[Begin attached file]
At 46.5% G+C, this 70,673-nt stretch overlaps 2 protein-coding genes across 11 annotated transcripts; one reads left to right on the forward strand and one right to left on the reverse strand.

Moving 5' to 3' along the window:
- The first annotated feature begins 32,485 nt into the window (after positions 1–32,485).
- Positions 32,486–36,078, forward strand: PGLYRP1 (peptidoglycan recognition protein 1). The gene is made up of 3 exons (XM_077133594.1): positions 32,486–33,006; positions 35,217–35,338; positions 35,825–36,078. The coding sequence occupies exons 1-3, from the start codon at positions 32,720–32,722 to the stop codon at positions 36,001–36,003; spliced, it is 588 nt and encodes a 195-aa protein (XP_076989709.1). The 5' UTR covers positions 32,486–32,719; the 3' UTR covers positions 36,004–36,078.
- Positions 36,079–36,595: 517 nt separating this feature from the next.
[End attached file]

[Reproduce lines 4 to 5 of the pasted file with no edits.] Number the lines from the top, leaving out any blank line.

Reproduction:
- Positions 32,486–36,078, forward strand: PGLYRP1 (peptidoglycan recognition protein 1). The gene is made up of 3 exons (XM_077133594.1): positions 32,486–33,006; positions 35,217–35,338; positions 35,825–36,078. The coding sequence occupies exons 1-3, from the start codon at positions 32,720–32,722 to the stop codon at positions 36,001–36,003; spliced, it is 588 nt and encodes a 195-aa protein (XP_076989709.1). The 5' UTR covers positions 32,486–32,719; the 3' UTR covers positions 36,004–36,078.
- Positions 36,079–36,595: 517 nt separating this feature from the next.